57. 57.
    Christensen RD, Koenig JM, Viskochil DH, Rothstein G. Down-modulation of neutrophil production by erythropoietin in human hematopoietic clones. Blood. 1989;74:817–22.PubMedGoogle Scholar
  58. 58.
    Koenig JM, Christensen RD. The mechanism responsible for diminished neutrophil production in neonates delivered of women with pregnancy-induced hypertension. Am J Obstet Gynecol. 1991;165:467–73.PubMedGoogle Scholar
  59. 59.
    Chirico G, Ciardelli L, Cecchi P, De Amici M, Gasparoni A, Rondini G. Serum concentration of granulocyte colony stimulating factor in term and preterm infants. Eur J Pediatr. 1997;156:269–71.PubMedGoogle Scholar
  60. 60.
    Rondini G, Chirico G. Hematopoietic growth factor levels in term and preterm infants. Curr Opin Hematol. 1999;6:192–7.PubMedGoogle Scholar
  61. 61.
    Paul D, Leef K, Taylor S, McKenzie S. Thrombopoietin in preterm infants: gestational age-dependent response. J Pediatr Hematol Oncol. 2002;24:304–9.PubMedGoogle Scholar
  62. 62.
    Murray NA, Watts TL, Roberts IA. Endogenous thrombopoietin levels and effect of recombinant human thrombopoietin on megakaryocyte precursors in term and preterm babies. Pediatr Res. 1998;43:148–51.PubMedGoogle Scholar
  63. 63.
    Watts T, Murray N, Roberts I. Thrombopoietin has a primary role in the regulation of platelet production in preterm babies. Pediatr Res. 1999;46:28–32.PubMedGoogle Scholar
  64. 64.
    Tenovuo A. Neonatal complications in small-for-gestational age neonates. J Perinat Med. 1988;16:197–203.PubMedGoogle Scholar
  65. 65.
    Merchant RH, Phadke SD, Sakhalkar VS, Agashe VS, Puniyani RR. Hematocrit and whole blood viscosity in newborns: analysis of 100 cases. Indian Pediatr. 1992;29:555–61.PubMedGoogle Scholar
  66. 66.
    Werner E. Neonatal polycythaemia and hyperviscosity. Clin Perinatol. 1995;22:693–710.PubMedGoogle Scholar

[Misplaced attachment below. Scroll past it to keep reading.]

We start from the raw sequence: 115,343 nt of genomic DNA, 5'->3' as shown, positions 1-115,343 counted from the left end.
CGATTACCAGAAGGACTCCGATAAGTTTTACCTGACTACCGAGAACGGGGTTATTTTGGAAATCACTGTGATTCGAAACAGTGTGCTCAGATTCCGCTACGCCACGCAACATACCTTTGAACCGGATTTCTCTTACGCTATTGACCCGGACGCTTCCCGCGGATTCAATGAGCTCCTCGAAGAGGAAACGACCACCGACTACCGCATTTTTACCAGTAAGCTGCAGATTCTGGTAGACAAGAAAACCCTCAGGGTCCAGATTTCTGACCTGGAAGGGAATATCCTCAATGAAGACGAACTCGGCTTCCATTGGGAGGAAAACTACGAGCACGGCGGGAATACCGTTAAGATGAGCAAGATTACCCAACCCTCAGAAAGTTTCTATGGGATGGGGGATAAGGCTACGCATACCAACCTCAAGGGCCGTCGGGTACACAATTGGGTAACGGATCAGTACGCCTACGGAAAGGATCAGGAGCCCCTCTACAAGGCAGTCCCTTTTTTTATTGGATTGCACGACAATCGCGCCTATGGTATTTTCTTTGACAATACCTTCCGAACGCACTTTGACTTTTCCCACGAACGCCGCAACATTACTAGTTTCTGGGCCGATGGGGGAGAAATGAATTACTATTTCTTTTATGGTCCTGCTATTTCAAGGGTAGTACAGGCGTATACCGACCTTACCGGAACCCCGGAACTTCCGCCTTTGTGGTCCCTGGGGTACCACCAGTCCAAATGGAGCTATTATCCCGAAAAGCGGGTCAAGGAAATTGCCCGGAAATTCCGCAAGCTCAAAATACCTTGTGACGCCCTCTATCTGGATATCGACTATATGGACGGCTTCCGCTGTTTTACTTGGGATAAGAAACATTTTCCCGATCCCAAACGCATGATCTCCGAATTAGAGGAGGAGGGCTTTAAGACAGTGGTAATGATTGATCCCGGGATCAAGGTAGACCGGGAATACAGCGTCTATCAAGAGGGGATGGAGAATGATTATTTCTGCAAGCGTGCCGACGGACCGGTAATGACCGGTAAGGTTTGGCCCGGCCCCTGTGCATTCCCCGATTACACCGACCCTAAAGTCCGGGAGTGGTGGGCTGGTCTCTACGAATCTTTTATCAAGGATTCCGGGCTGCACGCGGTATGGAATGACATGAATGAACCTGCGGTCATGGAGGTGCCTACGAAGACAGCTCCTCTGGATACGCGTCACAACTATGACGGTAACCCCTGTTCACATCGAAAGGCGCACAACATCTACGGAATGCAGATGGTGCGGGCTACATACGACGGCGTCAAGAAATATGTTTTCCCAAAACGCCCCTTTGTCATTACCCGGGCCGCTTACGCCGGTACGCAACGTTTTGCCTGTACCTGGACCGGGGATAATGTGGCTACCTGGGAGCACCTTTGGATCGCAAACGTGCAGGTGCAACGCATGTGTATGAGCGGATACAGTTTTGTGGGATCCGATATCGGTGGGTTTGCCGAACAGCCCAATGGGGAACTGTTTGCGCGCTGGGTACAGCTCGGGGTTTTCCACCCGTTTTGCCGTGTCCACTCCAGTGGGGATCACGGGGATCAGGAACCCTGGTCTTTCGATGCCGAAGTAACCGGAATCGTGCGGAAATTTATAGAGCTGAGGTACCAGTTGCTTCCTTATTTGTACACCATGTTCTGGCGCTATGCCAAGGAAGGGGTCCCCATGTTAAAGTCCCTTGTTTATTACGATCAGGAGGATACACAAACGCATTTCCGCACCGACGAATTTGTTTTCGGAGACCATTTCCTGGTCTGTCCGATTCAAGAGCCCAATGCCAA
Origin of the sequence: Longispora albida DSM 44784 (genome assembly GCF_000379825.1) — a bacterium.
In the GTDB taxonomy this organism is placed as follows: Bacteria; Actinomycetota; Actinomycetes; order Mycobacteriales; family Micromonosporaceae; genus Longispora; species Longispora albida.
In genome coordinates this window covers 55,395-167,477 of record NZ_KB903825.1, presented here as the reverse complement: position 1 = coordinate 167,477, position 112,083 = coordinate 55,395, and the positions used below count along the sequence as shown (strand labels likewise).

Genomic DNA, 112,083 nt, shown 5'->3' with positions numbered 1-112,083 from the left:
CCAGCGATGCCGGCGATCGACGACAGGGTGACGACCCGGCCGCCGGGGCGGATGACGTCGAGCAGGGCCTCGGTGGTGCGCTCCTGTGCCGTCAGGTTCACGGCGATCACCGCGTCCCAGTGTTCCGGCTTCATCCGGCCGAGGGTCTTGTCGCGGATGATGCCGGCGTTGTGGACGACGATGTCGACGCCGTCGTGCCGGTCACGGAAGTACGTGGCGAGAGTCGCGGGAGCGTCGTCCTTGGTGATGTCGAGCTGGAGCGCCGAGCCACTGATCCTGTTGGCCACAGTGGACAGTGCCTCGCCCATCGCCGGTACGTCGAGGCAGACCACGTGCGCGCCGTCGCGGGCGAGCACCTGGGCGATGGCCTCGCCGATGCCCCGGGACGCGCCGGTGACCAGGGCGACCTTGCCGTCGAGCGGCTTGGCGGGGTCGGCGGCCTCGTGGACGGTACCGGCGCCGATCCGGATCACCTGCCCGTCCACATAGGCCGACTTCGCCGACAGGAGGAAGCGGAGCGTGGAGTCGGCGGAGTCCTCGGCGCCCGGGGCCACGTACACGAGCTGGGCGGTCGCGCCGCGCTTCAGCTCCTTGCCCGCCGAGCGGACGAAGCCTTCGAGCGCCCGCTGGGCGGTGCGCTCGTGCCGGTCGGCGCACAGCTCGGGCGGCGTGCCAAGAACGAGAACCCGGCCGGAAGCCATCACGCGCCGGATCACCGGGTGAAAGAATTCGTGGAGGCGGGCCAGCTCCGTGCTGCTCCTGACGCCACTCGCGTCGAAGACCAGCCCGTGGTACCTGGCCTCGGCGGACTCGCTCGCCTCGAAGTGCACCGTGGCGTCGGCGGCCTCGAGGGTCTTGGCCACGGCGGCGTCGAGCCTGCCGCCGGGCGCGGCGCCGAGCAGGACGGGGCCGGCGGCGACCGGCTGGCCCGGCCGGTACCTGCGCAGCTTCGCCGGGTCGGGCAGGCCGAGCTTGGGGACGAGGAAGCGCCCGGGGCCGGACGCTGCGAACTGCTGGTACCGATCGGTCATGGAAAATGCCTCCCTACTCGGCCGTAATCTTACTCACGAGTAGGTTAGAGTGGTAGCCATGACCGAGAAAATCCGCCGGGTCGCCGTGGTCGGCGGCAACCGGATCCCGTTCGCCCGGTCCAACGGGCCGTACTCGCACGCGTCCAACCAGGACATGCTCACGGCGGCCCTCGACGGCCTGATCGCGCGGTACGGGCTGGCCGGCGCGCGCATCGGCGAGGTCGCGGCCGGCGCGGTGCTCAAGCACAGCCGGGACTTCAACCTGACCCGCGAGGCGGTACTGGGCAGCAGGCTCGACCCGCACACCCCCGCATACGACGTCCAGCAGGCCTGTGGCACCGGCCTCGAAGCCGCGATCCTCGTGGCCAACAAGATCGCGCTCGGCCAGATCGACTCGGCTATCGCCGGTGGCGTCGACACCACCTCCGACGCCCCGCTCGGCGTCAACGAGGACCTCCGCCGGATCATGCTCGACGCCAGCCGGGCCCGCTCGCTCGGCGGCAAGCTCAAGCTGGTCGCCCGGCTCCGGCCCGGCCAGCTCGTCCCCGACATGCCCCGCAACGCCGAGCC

67. 67.
    Wong W, Fok TF, Lee CH, Ng PC, So KW, Ou Y, et al. Randomised controlled trial: comparison of colloid or crystalloid for partial exchange transfusion for treatment of neonatal polycythaemia. Arch Dis Child Fetal Neonatal Ed. 1997;77:F115–8.PubMedPubMedCentralGoogle Scholar
  68. 68.
    Carr R, Modi N, Dore C. G-csf and gm-csf for treating or preventing neonatal infections. Cochrane Database Syst Rev. 2003;(3):CD003066.Google Scholar
  69. 69.
    Sola-Visner M, Saxonhouse MA, Brown RE. Neonatal thrombocytopenia: what we do and don’t know. Early Hum Dev. 2008;84:499–506. PubMedGoogle Scholar
  70. 70.
    Blanchette VS, Kuhne T, Hume H, Hellmann J. Platelet transfusion therapy in newborn infants. Transfus Med Rev. 1995;9:215–30.PubMedGoogle Scholar
  71. 71.
    Andrew M, Vegh P, Caco C, Kirpalani H, Jefferies A, Ohlsson A, et al. A randomized, controlled trial of platelet transfusions in thrombocytopenic premature infants. J Pediatr. 1993;123:285–91.PubMedGoogle Scholar
  72. 72.
    Andrew M, Castle V, Saigal S, Carter C, Kelton JG. Clinical impact of neonatal thrombocytopenia. J Pediatr. 1987;110:457–64.PubMedGoogle Scholar
  73. 73.
    Fantoli U. Anti-D gamma globulins in the prevention of hemolytic disease of the newborn. Recenti Prog Med. 1966;40:371–2.Google Scholar
  74. 74.
    Clarke CA. Prevention of Rh-haemolytic disease. Br Med J. 1967;4:7–12.Google Scholar
  75. 75.
    Anonymous. Royal College of Physicians of Edinburgh/Royal College of Obstetricians and Gynaecologists Consensus Conference on anti-D prophylaxis, 7-8 April 1997. Br J Haematol. 1997;97:927–8.Google Scholar
  76. 76.
    Crowther CA, Keirse MJ. Anti-D administration in pregnancy for preventing rhesus alloimmunisation. Cochrane Database Syst Rev. 2000;(2):CD000020.Google Scholar
  77. 77.
    van Dijk BA, Dooren MC, Overbeeke MA. Red cell antibodies in pregnancy: there is no ‘critical titre’. Transfus Med. 1995;5:199–202.PubMedGoogle Scholar
  78. 78.
    Stuart MJ, Nagel RL. Sickle-cell disease. Lancet. 2004;364:1343–60.PubMedGoogle Scholar